Local mainstream church leaders, especially those who serve where the International Churches of Christ recruits new members, also are outspoken in their objections to the organization.

The Rev. John B. Mansfield, campus minister for the evangelical Campus Crusade for Christ at the University at Buffalo, has kept close tabs on the group. About 18 months ago, a married couple being recruited by the church told Mansfield the turning point for them came when one of the church members counseling them told them the number of times a week and the manner in which they could have sexual relations.

"The church member went into great detail with the couple," Mansfield says. "The wife said she remembered thinking 'Can you imagine Jesus ever having a conversation like this?' "

Mansfield says church members are very active in talking to students in the student union, the Commons area and one of the major dormitories on UB's Amherst Campus. They are also active at Buffalo State.

"We try to help people learn about the faith," says Mansfield. "But there's an appropriate way and a manipulative way of doing it. In many ways, they are a dangerous group because of the manipulation they exercise over people and because of the way they scar people."

The Rev. Msgr. John C. Weimer, campus minister at Buffalo State College, said the church targets those who are alone and vulnerable, and provides a "ready-built cocoon of affection and acceptance."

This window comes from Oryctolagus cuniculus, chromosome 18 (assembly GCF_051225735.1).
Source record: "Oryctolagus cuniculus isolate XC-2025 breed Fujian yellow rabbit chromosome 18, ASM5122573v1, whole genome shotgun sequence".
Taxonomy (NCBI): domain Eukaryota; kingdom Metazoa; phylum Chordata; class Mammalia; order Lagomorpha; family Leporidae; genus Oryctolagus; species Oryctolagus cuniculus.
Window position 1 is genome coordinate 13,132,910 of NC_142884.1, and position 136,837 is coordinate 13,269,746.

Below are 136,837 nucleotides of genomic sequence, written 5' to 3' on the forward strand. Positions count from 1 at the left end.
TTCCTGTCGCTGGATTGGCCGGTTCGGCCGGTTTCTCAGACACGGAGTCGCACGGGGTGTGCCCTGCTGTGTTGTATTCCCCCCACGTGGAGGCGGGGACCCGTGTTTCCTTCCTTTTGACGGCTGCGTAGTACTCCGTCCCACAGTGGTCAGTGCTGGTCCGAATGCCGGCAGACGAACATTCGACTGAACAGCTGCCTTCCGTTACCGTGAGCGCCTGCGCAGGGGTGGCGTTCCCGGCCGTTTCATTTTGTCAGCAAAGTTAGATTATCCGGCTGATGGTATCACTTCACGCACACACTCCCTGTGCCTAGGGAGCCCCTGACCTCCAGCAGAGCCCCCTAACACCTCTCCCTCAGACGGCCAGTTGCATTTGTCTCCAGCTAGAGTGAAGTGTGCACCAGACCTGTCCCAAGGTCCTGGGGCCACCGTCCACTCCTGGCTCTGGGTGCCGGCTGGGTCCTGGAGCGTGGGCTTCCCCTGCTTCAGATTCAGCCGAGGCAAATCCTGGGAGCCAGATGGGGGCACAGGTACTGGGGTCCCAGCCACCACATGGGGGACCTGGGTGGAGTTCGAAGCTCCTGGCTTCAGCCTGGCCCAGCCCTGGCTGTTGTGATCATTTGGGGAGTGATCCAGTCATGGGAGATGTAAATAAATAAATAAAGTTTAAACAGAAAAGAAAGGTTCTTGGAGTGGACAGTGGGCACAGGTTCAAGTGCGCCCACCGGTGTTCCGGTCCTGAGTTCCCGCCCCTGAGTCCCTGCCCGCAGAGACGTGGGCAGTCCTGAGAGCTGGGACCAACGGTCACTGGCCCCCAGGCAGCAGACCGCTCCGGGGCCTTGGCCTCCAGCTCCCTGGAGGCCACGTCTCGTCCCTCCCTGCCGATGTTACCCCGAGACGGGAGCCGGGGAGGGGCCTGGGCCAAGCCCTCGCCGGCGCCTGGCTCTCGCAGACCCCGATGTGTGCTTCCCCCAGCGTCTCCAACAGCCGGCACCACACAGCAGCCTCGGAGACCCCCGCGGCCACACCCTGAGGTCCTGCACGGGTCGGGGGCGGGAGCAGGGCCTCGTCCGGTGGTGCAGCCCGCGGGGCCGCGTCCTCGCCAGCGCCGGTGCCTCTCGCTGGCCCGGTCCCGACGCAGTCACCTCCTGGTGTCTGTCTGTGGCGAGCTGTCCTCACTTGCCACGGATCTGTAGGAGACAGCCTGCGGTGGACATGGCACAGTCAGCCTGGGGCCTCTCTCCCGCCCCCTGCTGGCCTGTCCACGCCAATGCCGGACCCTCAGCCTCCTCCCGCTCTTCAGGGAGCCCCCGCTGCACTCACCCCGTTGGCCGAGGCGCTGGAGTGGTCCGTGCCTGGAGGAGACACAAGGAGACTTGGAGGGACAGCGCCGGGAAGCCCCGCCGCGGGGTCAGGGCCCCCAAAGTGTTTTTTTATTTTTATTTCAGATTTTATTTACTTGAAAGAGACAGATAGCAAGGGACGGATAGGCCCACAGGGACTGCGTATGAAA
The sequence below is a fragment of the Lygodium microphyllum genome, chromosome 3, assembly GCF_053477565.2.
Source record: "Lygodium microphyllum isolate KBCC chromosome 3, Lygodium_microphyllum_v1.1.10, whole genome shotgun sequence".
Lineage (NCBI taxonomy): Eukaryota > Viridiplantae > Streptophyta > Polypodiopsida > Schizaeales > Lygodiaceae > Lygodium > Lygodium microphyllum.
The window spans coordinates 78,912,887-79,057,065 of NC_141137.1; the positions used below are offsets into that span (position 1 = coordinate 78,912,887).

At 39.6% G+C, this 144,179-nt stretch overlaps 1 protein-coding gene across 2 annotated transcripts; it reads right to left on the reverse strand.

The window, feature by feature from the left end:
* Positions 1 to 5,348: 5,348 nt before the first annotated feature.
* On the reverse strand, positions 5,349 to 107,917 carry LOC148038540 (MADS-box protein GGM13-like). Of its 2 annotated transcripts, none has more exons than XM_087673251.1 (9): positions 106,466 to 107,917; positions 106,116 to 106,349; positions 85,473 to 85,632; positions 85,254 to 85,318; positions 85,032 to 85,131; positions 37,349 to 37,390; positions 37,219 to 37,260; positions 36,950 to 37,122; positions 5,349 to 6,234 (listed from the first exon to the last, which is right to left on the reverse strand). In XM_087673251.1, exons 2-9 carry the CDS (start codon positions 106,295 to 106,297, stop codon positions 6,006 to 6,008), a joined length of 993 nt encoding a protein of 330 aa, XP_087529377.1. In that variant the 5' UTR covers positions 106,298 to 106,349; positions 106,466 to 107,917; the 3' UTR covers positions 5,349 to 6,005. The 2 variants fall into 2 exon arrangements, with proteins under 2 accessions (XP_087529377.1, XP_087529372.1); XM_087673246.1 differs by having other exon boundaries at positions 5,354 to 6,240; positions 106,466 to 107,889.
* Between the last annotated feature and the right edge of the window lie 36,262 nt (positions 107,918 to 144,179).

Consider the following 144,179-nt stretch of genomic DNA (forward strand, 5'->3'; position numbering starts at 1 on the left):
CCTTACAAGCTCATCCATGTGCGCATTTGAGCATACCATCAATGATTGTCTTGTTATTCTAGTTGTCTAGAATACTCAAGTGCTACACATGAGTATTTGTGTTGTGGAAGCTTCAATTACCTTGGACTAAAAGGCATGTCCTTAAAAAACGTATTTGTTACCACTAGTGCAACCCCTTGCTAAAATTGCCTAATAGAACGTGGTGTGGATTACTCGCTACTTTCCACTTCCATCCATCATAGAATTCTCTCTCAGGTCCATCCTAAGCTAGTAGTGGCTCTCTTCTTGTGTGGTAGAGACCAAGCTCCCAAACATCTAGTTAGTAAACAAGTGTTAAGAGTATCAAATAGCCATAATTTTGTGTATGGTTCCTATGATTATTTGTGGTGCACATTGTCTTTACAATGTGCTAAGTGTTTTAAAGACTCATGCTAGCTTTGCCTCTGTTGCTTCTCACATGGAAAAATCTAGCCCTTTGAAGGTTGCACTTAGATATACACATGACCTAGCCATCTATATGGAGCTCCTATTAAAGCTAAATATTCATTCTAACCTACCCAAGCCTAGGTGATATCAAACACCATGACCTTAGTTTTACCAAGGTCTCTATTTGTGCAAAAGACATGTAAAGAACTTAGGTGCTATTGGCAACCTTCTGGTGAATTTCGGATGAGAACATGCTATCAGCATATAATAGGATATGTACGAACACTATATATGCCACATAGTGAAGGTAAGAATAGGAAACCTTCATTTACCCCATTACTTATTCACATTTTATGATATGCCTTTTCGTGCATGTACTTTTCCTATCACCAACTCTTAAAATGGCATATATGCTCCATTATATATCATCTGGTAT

"There is nothing wrong with the idea of offering affection and acceptance," Father Weimer says. "But when it begins to manifest itself in techniques that undercut people's personal freedom, and when it becomes manipulative and people are kept from other interests, you have to stand up and say this is not good.

"From what I've been able to discover, it seems very evident they go over that line," he says. "People have to be free to find God where they can find God."

Friends only in faith
Susan Ramsay's experience with the International Churches of Christ illustrates many techniques former members and critics -- both locally and nationally -- find abhorrent. Their complaints are surprisingly similar.

The fellowship of faith she thought she had found, Ms. Ramsay says, was a sham.

"If you leave the church, they leave you because you have just helped crucify Jesus," she says. "You have stood at the cross and spit on Him, and they have no use for you.

"We thought they cared about us. And all the time and effort now seems cheap because what they do, they do for a reason: To recruit. It looks like friendship. Everything is easy-flowing and non-threatening. But every move they make is planned ahead of time."

The techniques combine to control the lives of church members and prospective members, and to prevent the independent thought that would allow its members to question the influence the church exerts, according to its critics.

It begins reasonably. The UB grad student who briefed UB ministers said the church members in Boston started asking him to devote one to three hours a week to church activities. But, he says, "By the time you were fully involved, it was 15 hours a week with these people. If you go home on vacation, they tell you, 'Make sure you stay in touch with the church.' "

Florence Boyd of Amherst says her daughter, who is active in the Buffalo chapter of the International Churches of Christ, started separating herself from her family because of the church's constant demands on her life.

"She had to go to church every Wednesday and Sunday, no matter what else is going on," says Mrs. Boyd. "She absolutely must attend. There were other times when she had to be 'discipling,' trying to draw other people in."

Mrs. Boyd's daughter did not return phone calls to discuss her involvement in the church.